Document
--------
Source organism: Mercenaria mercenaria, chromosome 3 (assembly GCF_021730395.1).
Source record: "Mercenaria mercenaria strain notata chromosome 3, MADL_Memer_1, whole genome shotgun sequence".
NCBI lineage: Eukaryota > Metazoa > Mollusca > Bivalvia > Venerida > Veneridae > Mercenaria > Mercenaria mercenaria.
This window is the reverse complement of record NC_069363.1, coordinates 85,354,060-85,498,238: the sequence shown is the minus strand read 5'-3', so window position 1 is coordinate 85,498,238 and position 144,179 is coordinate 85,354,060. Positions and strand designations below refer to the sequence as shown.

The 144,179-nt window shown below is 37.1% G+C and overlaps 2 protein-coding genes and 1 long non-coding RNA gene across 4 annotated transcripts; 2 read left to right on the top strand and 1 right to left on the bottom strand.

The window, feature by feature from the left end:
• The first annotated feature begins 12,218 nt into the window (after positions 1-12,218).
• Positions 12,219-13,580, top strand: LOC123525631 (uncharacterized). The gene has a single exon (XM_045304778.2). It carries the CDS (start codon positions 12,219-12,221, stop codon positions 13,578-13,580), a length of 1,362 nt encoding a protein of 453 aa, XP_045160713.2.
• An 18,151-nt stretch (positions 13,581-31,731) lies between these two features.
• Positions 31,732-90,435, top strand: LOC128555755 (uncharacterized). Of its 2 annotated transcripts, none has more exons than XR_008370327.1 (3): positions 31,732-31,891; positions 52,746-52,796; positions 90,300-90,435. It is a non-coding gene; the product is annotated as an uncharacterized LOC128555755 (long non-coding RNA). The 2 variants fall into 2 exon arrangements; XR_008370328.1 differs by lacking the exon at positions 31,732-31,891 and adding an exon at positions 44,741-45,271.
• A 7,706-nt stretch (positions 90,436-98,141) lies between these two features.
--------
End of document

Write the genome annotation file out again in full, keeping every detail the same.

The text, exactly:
Source organism: Mercenaria mercenaria, chromosome 3 (assembly GCF_021730395.1).
Source record: "Mercenaria mercenaria strain notata chromosome 3, MADL_Memer_1, whole genome shotgun sequence".
NCBI lineage: Eukaryota > Metazoa > Mollusca > Bivalvia > Venerida > Veneridae > Mercenaria > Mercenaria mercenaria.
This window is the reverse complement of record NC_069363.1, coordinates 85,354,060-85,498,238: the sequence shown is the minus strand read 5'-3', so window position 1 is coordinate 85,498,238 and position 144,179 is coordinate 85,354,060. Positions and strand designations below refer to the sequence as shown.

The 144,179-nt window shown below is 37.1% G+C and overlaps 2 protein-coding genes and 1 long non-coding RNA gene across 4 annotated transcripts; 2 read left to right on the top strand and 1 right to left on the bottom strand.

The window, feature by feature from the left end:
• The first annotated feature begins 12,218 nt into the window (after positions 1-12,218).
• Positions 12,219-13,580, top strand: LOC123525631 (uncharacterized). The gene has a single exon (XM_045304778.2). It carries the CDS (start codon positions 12,219-12,221, stop codon positions 13,578-13,580), a length of 1,362 nt encoding a protein of 453 aa, XP_045160713.2.
• An 18,151-nt stretch (positions 13,581-31,731) lies between these two features.
• Positions 31,732-90,435, top strand: LOC128555755 (uncharacterized). Of its 2 annotated transcripts, none has more exons than XR_008370327.1 (3): positions 31,732-31,891; positions 52,746-52,796; positions 90,300-90,435. It is a non-coding gene; the product is annotated as an uncharacterized LOC128555755 (long non-coding RNA). The 2 variants fall into 2 exon arrangements; XR_008370328.1 differs by lacking the exon at positions 31,732-31,891 and adding an exon at positions 44,741-45,271.
• A 7,706-nt stretch (positions 90,436-98,141) lies between these two features.